swyck wrote: Matthias wrote:
swyck wrote:A major difference between fantasy sports and the market is that you dont actually have to beat any one. There is no Super Bowl where one team is champ and everybody else is a loser. This is not Texas Hold'em where one guy walks away with the pot. The fact is that in the market everybody can make money which is not the same as winning. Not everybody does, but that's a different thing
Agree with the rest of what you said, but it is a fundamental truth that every transaction be it a stock or option involves both a buyer and a seller. For every winner there has to be a loser. Markets won't clear otherwise.
You buy Primo Widgets (PWG) at $10.
It goes up to $15.
You decide get out of Widgets, maybe to take profits, maybe because you think its run is over, maybe it starts looking risky, or maybe baby just needs shoes. You sell it to me at $15.
Widgets then keeps going up to $20 where I sell.
Both of us made $5 a share so we both won. Isn't this great?
Sure from some glasses half empty point of view, you lost an additional unrealized $5 by not holding on, but that's not a real loss. We both posted a profit.
So no there doesnt have to be both a winner and a loser to every transaction. In business deals both sides can win. In fact they should with any good deal. It doesnt always work that way, but this is not a zero sum game. The value of the market increases over the long run meaning there should be more winners then losers, and plenty to go around for everybody.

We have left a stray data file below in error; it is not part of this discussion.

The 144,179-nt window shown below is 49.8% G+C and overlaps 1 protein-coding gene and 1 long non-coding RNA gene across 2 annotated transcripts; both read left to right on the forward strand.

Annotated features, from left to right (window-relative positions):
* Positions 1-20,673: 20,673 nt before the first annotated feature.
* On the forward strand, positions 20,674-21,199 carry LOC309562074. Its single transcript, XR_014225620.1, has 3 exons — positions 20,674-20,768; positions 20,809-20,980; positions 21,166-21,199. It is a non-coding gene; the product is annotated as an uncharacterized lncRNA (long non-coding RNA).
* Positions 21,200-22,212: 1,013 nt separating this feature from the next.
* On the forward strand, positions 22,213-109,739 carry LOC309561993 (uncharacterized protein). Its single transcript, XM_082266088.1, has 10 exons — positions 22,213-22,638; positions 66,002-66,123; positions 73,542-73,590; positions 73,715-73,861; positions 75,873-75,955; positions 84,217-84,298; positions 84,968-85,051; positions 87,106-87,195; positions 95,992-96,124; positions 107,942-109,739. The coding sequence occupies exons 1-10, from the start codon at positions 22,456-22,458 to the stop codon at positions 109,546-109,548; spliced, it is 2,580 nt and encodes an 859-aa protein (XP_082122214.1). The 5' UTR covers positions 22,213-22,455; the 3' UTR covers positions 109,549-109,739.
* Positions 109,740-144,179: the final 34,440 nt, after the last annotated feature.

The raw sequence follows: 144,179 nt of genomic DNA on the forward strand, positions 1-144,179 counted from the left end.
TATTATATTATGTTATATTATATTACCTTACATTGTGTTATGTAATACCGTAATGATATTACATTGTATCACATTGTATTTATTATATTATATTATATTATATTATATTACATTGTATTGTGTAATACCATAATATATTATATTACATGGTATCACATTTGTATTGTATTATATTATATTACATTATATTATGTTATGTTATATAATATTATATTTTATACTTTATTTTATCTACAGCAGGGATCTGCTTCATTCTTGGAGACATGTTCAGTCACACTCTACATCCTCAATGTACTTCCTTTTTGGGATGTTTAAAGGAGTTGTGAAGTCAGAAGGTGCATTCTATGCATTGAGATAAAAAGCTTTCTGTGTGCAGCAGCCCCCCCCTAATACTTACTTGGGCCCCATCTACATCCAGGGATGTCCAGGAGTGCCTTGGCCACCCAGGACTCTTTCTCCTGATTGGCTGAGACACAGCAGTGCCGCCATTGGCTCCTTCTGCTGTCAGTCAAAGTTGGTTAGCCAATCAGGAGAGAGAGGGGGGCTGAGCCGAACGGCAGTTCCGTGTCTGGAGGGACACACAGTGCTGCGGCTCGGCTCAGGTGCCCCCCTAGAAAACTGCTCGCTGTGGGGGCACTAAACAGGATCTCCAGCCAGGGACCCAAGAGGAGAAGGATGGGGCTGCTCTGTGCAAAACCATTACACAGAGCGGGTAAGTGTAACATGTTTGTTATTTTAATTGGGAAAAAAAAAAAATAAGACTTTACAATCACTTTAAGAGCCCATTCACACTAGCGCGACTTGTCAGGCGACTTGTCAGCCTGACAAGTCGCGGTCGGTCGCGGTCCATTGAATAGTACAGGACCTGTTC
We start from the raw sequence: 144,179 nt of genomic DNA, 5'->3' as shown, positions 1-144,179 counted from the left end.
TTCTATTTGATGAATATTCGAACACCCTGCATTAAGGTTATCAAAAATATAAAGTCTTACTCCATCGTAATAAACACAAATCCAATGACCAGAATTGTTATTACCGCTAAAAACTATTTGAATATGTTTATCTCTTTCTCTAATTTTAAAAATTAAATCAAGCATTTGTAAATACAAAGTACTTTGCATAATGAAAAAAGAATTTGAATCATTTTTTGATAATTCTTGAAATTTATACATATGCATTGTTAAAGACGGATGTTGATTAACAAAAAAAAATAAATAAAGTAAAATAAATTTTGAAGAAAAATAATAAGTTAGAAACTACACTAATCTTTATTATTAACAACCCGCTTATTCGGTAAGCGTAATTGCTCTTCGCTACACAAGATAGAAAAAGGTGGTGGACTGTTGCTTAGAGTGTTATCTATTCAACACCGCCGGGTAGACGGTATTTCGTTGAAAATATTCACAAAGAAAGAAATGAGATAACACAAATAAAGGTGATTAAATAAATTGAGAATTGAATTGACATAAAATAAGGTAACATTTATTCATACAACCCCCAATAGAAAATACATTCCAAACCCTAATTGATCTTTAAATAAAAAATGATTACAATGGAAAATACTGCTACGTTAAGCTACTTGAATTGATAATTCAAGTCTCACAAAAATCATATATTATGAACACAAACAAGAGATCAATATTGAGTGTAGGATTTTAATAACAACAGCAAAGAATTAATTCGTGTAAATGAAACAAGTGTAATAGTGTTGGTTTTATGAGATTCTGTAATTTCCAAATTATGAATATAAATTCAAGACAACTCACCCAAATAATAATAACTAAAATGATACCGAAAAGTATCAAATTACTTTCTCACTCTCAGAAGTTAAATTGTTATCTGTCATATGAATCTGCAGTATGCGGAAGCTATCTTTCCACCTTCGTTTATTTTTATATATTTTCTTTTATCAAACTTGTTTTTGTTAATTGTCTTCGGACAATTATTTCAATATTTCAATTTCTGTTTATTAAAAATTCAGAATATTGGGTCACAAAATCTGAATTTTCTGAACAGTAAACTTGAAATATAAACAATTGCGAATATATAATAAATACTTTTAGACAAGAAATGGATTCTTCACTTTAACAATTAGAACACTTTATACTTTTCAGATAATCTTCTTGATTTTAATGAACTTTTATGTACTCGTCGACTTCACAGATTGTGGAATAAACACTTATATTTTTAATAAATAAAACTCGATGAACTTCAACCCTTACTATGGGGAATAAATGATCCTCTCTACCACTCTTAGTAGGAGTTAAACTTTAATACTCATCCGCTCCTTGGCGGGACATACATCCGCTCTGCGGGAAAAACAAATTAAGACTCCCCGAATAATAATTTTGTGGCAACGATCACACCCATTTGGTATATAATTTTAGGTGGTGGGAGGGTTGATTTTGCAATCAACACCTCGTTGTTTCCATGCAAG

Buyer and seller <> winner and loser.
Thats sorta true. If person A sells the stock at $15.00, the stock will go down bc the value of a stock decreases when someone sells the stock. The stock will only go up if theres more buyers (more bids at above the market price than bids below the market price) for the stock to break through a certain resistance point and reach $20.00.
In the stock market, there are too many actors to make a statement such as everyone can profit.
As for playing stocks, its a much riskier endeavor and require more financial assets. For each trade in stocks, there is generally a transaction cost of $0.01 or $0.02 x the number of shares of $6-8 per trade. This requires you to not simply make a profit, but to make a profit that offsets the transaction cost through the broker.
Furthermore, for non-penny stocks, most shares are fairly expensive (ranging between $10-$400), which requires you to have enough capital to start off. I dont think most fantasy sports player or 20 year olds have the money to do that.
Stocks also have much higher volatility and risk than fantasy. If you join a fantasy baseball league for $20 entry fee, $20 is the most you can lose. But if you sell short a stock with an account balance of 10k, the downside is infinite rather than the 10k you put in. And for high volatility stocks like GOOG, you need to be online checking hte stock between 9to4, or else you will lose money. So stock market is actually more time consuming.